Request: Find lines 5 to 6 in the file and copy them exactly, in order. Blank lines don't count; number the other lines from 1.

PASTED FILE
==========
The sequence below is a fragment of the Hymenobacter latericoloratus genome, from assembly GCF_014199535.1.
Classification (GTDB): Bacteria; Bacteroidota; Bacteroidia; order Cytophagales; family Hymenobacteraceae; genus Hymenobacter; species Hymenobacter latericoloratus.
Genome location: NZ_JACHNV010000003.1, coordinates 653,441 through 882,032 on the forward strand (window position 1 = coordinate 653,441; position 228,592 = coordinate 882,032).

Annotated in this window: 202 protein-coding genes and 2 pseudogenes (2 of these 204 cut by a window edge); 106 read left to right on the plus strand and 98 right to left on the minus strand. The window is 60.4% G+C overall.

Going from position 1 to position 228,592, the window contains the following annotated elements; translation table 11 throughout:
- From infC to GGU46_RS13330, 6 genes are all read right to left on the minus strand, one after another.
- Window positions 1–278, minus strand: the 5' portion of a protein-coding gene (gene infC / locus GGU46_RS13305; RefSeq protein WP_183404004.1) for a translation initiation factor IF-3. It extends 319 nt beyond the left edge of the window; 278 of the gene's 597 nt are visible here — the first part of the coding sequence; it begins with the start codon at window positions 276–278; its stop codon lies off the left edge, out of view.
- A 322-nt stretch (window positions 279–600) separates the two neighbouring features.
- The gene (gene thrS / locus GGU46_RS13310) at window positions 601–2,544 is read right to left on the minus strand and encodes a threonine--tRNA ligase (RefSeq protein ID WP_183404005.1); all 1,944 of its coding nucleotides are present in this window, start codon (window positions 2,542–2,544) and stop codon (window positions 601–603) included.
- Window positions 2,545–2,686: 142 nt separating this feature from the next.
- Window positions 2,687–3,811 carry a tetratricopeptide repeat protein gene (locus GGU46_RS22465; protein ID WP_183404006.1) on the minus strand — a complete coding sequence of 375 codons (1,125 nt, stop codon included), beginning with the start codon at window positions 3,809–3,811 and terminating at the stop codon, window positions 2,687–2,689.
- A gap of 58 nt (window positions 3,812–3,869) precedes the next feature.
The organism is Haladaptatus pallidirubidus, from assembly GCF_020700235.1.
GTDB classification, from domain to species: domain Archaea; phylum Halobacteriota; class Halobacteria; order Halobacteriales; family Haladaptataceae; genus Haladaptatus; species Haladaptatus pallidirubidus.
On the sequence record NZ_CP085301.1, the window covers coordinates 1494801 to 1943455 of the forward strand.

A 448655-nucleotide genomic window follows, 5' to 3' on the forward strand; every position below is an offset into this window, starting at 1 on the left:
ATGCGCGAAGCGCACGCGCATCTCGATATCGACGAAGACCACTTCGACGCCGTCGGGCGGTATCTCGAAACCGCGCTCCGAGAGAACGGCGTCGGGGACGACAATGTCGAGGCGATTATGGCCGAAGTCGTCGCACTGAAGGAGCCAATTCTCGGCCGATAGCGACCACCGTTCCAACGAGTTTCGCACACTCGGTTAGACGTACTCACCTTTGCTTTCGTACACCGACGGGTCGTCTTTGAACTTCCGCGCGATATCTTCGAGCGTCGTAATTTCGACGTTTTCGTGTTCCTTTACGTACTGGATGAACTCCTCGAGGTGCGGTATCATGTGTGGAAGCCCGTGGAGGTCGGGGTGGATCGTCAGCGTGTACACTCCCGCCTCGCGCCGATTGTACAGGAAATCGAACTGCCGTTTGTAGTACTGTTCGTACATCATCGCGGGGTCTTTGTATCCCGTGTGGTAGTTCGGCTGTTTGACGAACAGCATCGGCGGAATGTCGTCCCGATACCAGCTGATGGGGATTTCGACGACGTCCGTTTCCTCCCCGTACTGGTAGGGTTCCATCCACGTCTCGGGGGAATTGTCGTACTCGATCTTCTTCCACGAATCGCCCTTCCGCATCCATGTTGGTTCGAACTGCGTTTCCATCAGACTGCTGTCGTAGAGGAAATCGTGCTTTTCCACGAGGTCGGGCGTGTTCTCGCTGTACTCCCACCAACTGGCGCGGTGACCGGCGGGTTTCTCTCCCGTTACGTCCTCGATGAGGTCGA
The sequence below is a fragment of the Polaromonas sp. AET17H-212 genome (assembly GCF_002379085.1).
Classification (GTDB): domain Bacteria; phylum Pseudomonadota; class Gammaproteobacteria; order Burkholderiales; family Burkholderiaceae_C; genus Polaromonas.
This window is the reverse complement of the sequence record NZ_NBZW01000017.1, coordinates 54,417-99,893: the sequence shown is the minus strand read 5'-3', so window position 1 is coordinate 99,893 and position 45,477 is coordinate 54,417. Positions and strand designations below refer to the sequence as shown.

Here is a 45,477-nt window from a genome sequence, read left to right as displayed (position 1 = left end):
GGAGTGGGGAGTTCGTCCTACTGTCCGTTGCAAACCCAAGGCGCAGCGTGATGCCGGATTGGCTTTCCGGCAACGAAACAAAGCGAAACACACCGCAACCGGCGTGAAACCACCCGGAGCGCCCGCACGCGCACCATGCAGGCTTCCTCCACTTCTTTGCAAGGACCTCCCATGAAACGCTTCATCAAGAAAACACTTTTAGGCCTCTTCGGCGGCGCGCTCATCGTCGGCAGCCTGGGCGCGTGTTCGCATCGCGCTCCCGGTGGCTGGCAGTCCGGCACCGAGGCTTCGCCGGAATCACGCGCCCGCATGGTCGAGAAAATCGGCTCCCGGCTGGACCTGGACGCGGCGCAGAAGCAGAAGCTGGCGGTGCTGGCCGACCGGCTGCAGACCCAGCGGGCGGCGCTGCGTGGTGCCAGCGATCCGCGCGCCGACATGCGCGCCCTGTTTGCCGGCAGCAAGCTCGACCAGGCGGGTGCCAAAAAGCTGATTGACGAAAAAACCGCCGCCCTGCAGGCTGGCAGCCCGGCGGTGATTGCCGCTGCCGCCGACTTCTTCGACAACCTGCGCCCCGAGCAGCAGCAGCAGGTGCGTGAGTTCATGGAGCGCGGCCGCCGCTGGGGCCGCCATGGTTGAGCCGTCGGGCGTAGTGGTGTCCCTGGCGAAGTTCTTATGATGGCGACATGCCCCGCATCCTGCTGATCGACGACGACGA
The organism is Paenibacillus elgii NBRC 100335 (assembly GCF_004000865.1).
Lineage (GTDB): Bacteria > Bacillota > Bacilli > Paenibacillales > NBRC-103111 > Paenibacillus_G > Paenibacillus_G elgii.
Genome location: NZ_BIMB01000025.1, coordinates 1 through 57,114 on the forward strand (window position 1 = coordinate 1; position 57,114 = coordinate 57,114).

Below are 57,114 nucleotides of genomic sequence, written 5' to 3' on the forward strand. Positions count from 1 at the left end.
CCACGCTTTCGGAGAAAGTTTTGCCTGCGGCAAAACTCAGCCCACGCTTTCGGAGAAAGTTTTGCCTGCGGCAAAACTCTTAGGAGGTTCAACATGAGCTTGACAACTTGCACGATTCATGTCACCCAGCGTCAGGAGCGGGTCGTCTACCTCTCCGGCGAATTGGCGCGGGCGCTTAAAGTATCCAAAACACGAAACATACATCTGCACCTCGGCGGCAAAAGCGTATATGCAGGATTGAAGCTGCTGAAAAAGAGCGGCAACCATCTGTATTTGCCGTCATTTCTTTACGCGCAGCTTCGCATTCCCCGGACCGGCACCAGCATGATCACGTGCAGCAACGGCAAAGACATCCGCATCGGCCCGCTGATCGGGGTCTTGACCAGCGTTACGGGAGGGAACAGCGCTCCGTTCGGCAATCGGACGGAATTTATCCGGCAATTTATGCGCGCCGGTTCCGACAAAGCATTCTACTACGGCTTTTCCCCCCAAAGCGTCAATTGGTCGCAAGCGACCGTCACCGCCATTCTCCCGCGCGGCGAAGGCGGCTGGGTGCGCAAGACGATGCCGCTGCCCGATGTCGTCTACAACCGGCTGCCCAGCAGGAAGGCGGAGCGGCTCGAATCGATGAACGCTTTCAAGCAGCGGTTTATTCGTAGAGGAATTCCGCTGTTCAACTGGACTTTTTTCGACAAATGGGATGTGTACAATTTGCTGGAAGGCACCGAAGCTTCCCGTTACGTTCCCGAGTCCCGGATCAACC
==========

Going from position 1 to position 228,592, the window contains the following annotated elements; translation table 11 throughout:
- From infC to GGU46_RS13330, 6 genes are all read right to left on the minus strand, one after another.